The Devastating Ache of Ecuador

Lidia Rios, Public Relations Manager

On the night of April 16, at 6:58 PM, an earthquake with the magnitude of 7.8 struck the coast of Ecuador. It has since been the biggest quake to hit the country with 12 million citizens in over 6 decades. The quake leveled hotels, government buildings, offices, and shops, apart from the thousands of homes. With no other alternative left, the Ecuadorian Government declared state of emergency in six provinces.


Ecuador has not suffered a natural disaster this grim since 1979. The epicenter of the quake was centered on Ecuador’s sparsely populated tourist beaches and fishing ports,-northwest of Quito, Ecuador’s capital.


Cira Ortiz, a resident of Lancaster, California whose in-laws are currently in Quito, Ecuador has had to “keep it together” as she said herself in order to have a calm household after the immense scare she and her family suffered after thinking they had lost their loved ones.


“It’s terrifying to think that someone you love might be suffocating under a fallen building,” Ortiz said. “I remember hearing my family’s voice on the other side of the line and seeing the face of relief my husband had in knowing his parents were safe; it just hurts that not everyone else’s were.”


In the outcome of the tremble the numbers of the death toll have risen in an inexplicable way that simply leaves you at a loss for words. Initially the numbers went from 272-413 deaths and quickly jumped to 500 and currently resides at 654 with expectations for a much higher number. The citizens of those cities in Ecuador who have suffered in an unimaginable way are only being motivated by the little hope they have of finding their families in safe heavens.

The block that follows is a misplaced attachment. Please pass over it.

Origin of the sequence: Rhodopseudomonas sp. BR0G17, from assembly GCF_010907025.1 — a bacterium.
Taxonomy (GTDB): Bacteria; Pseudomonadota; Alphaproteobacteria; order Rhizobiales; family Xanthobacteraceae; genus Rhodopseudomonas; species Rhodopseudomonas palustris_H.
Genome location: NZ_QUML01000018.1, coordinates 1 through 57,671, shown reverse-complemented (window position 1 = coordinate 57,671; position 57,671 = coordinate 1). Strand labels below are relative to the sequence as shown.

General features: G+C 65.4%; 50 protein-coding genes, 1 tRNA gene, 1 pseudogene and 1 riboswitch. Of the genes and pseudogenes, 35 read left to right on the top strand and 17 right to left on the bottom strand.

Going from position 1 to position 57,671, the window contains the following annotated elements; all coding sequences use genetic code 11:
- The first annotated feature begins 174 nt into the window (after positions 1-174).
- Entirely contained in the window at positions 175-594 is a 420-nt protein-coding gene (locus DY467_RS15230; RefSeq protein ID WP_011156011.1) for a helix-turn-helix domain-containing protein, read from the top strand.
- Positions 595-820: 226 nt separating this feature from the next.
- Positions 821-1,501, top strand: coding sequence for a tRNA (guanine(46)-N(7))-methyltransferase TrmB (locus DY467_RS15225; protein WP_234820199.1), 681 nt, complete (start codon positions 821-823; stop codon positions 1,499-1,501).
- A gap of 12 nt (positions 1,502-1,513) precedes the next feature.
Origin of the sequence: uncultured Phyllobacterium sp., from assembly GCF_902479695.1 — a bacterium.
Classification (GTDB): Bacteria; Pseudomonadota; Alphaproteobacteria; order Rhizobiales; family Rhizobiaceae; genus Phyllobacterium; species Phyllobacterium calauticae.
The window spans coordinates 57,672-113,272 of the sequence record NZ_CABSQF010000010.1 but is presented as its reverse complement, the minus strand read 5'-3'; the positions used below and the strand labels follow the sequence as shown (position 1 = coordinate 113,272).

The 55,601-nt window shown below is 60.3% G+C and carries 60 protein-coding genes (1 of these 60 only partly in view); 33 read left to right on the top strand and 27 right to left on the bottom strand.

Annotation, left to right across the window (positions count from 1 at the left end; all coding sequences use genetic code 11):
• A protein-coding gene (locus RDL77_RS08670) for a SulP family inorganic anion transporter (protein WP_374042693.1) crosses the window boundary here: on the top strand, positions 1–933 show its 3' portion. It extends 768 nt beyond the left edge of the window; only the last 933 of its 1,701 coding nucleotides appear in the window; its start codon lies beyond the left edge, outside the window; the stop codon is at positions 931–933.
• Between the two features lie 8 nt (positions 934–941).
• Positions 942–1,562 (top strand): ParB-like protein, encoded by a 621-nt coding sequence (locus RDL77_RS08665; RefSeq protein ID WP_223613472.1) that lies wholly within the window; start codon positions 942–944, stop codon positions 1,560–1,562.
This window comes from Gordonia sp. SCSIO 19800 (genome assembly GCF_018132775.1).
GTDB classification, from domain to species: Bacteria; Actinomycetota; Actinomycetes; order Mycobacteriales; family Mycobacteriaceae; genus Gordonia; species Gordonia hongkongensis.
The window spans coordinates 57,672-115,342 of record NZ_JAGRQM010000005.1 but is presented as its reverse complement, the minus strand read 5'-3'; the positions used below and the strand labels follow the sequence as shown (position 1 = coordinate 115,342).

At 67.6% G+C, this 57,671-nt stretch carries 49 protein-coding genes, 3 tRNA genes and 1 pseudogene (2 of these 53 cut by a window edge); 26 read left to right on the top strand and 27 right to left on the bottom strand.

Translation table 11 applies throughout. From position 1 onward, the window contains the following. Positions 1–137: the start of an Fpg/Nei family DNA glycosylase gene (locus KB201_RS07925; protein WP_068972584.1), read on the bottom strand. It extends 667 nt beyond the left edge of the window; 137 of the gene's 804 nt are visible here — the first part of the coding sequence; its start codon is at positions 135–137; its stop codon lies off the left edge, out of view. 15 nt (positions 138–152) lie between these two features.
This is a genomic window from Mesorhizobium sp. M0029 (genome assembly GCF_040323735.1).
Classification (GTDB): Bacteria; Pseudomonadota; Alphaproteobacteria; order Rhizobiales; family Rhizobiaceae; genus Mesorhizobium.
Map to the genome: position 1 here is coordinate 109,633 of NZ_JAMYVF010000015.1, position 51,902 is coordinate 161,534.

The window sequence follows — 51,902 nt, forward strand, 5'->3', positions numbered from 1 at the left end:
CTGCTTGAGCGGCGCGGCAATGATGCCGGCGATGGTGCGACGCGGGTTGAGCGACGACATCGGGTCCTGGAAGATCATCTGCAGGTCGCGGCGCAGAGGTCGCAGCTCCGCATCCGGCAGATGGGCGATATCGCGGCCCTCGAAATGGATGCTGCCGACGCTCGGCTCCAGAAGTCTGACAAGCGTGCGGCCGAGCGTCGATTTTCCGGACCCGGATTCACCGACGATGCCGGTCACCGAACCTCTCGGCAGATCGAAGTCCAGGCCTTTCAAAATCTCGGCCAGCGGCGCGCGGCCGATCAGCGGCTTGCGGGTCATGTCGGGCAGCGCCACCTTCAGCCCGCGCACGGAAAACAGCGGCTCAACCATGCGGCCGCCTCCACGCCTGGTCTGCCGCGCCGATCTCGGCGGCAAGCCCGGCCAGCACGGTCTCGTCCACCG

Hundreds of after-shocks have continued to rattle Ecuador, some even stronger than the last. Briana Martinez whose family is currently residing in Ecuador suffered great pain upon learning her people were hurt. Adding to her pain was not knowing if her relatives had been struck by the natural disaster.


“I don’t think we ever really stopped to wonder if we’re going to see our loved ones today or tomorrow because we feel like they’re somehow untouchable by life’s disasters,” Martinez says, “but they’re not. We have to remember that we are not invincible, and that we need to love our family at all times and not just when tragedy strikes.”


Fortunately, in times of darkness some light is shed, and more than 3,000 packages of food plus almost 8,000 sleeping kits were delivered on Sunday, April 17. Ecuador’s ally, Venezuela, and neighboring country Colombia, where the quake had also been felt, organized airlifts of humanitarian aid, but the aid continued when The European Union: Spain, Peru and Mexico also vowed to assist Ecuador in their time of need.


Even the president of Ecuador Rafael Correa tries to keep his hopes up, after returning to his home from a trip cut short in Rome; he wasted no time in rushing back.

“ Our grief is very large; the tragedy is very large, but we’ll find the way to move forward,” Ecuador’s president, Rafael Correa said. “The Ecuadorean spirit knows how to move forward, and will know how to overcome these very difficult moments.” According to


Correa has estimated damage at $2 billion to $3 billion. Lower oil revenue has already left the country of 16 million people facing near-zero growth and lower investment.

If you wish to contribute to the aid towards Ecuador you can do so using the link below: